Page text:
Anyone who's been seriously delinquent in making payments on a credit card knows the sinking feeling that can occur at the sound of a ringing phone. Those responsible for collecting late payments are nothing if not persistent. Short of paying what you owe, your ability to stop the calls from coming depends largely on their origin.
Disputing Billing Errors
If you think you've been billed in error, the last thing you want to do is ignore it. If you do, the phone calls and warnings in the mail will still come, even in error. Disputing an error is relatively simple. The law gives you 60 days from the time you discover a billing error to notify your card issuer in writing. Most companies will credit your account immediately while they investigate the disputed charge or charges.
Creditor vs. Debt Collector
The Fair Debt Collection Practices Act was enacted by Congress in response to unfair, deceptive and abusive tactics used by debt collectors to go after consumer debtors. The law not only restricts the activities of collectors, but also provides consumers with remedies against those who violate its provisions. Keep in mind that it applies only to third-party debt collectors, such as collection agencies, not to the original creditors. While you can take action under the FDCPA to stop a collector's calls, you will need to take other steps to stop calls from the creditor that issued your credit card in the first place.
Stopping Third-Party Collectors
To stop a third-party collector from calling, all you need to do is tell it, in writing, to stop. Send a letter by certified mail and pay for a “return receipt” so you’ll be able to prove the collector received it. Also, keep a copy for your records. At that point, the collector can contact you only to tell you it won't be contacting you in the future, or to tell you that it's going to take legal action against you. Sending a letter to the debt collector should stop the calls, but won't protect you from litigation to recover the debt.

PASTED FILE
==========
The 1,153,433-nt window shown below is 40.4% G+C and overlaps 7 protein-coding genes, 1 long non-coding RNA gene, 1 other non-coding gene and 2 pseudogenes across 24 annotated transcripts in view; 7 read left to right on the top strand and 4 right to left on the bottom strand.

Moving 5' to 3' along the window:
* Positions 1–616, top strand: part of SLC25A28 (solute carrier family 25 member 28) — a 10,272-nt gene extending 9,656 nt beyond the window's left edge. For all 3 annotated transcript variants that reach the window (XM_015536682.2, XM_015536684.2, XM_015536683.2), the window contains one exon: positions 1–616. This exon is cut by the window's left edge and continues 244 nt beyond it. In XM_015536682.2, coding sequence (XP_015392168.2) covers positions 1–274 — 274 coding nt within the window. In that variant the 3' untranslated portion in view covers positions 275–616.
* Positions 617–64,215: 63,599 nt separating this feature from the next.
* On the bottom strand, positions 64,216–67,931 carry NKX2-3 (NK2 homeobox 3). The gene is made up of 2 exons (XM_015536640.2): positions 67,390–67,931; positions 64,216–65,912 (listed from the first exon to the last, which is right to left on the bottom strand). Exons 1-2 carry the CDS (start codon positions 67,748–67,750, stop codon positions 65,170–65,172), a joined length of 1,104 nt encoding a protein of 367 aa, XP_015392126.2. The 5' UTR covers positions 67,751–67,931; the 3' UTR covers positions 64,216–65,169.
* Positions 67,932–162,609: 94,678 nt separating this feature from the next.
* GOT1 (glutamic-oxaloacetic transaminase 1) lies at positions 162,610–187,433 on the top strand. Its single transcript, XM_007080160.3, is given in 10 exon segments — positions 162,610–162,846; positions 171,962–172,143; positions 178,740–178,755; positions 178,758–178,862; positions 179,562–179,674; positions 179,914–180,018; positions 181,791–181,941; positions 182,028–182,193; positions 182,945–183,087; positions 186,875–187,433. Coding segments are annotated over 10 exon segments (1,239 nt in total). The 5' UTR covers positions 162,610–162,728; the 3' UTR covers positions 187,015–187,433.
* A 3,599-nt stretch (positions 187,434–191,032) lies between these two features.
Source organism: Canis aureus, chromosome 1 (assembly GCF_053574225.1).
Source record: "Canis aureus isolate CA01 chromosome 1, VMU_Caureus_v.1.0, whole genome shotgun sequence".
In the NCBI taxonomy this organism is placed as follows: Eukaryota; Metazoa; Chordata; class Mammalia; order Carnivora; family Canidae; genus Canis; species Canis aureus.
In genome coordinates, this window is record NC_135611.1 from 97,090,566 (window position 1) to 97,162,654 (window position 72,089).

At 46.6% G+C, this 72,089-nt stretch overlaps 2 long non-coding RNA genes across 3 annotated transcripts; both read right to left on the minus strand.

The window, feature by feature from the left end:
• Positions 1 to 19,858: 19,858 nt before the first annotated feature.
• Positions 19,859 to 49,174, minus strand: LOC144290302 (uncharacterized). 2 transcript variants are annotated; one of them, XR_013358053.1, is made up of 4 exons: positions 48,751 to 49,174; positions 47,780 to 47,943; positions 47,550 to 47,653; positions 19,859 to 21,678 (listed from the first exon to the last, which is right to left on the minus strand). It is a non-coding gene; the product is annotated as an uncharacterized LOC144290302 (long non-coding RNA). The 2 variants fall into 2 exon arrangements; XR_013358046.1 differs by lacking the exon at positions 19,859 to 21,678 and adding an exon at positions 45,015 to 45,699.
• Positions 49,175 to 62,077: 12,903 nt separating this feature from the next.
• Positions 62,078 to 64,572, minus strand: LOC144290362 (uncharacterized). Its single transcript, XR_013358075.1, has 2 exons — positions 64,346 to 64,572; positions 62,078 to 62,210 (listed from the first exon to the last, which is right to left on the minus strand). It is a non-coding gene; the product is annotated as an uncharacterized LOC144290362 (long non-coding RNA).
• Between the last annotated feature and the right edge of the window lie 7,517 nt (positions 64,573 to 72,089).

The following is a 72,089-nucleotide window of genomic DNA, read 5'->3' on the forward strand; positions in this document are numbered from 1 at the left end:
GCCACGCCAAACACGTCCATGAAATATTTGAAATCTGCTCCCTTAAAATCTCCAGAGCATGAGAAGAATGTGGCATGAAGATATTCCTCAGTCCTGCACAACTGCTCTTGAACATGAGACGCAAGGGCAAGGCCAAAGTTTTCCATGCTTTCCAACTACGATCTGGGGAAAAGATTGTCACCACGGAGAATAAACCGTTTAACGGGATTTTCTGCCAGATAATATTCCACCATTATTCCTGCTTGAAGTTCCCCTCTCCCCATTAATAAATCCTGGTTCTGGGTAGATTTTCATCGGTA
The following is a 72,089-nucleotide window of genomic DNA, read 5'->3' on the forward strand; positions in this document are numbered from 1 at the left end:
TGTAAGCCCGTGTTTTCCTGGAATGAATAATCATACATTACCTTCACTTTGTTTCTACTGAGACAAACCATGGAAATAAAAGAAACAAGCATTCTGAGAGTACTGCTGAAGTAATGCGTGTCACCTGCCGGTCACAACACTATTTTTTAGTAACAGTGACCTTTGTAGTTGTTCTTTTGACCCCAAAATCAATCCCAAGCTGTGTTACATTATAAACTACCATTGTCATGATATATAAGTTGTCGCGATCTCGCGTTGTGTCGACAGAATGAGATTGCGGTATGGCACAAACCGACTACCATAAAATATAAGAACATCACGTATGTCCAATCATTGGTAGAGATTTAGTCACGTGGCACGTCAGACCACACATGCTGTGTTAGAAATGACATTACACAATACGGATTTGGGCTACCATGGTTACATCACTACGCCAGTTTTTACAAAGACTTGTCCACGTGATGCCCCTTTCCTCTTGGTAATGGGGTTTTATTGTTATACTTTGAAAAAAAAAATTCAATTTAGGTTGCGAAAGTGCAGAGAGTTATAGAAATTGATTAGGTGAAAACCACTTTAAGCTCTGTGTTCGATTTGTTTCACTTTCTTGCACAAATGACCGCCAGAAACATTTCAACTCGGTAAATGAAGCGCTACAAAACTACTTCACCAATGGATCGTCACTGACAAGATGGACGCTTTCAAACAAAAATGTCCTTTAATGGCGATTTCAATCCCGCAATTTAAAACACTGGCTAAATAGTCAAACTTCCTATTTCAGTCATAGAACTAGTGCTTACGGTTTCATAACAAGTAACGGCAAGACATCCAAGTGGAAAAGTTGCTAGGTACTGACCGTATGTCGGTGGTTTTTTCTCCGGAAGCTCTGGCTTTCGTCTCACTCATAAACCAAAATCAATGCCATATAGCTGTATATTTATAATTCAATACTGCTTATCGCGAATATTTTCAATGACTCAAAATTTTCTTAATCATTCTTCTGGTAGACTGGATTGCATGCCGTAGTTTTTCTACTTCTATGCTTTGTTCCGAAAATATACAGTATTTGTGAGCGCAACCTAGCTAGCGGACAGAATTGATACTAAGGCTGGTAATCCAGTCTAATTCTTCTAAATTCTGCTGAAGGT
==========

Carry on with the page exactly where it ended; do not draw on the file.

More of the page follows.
Seeking to Settle Debt
One way to stop creditors from calling you is to negotiate a reduced interest rate or lower monthly payment through a hardship or workout plan to settle the debt. There is certainly no harm in calling your credit card company, explaining your hardship and asking whether relief is available. Keep in mind that agreeing to a settlement with a credit card company, while it will help you get by in the short term and likely stop the calls, it will still have a negative impact on your credit rating.
Identity Theft and Debt Collection
Identity theft happens when someone steals your personal information and uses it without your permission. Often, the first time you become aware you've been a victim is when you are contacted by a debt collector regarding charges on an account that was opened without your knowledge. To stop contact and collection actions, immediately get in touch with the debt collector, the business that opened the fraudulent account and the three main credit-reporting companies -- Experian, Equifax and TransUnion. If you have information about who may have stolen your personal information, contact the police.
- Nolo: What Is the Difference Between a Debt Collector and a Creditor?
- Federal Trade Commission: Debt Collection
- Bankrate: Working Out a New Payment Deal With a Credit Card Company
- Federal Trade Commission. "Fair Debt Collection Practices Act." Accessed Nov. 19, 2019.
Mike Gonyea served as an account manager and strategic planner at a Detroit advertising agency for 20 years. He has covered automotive finance, state and local government and interfaith issues for publications and websites including “The Detroit News,” American Thinker and A Common Word.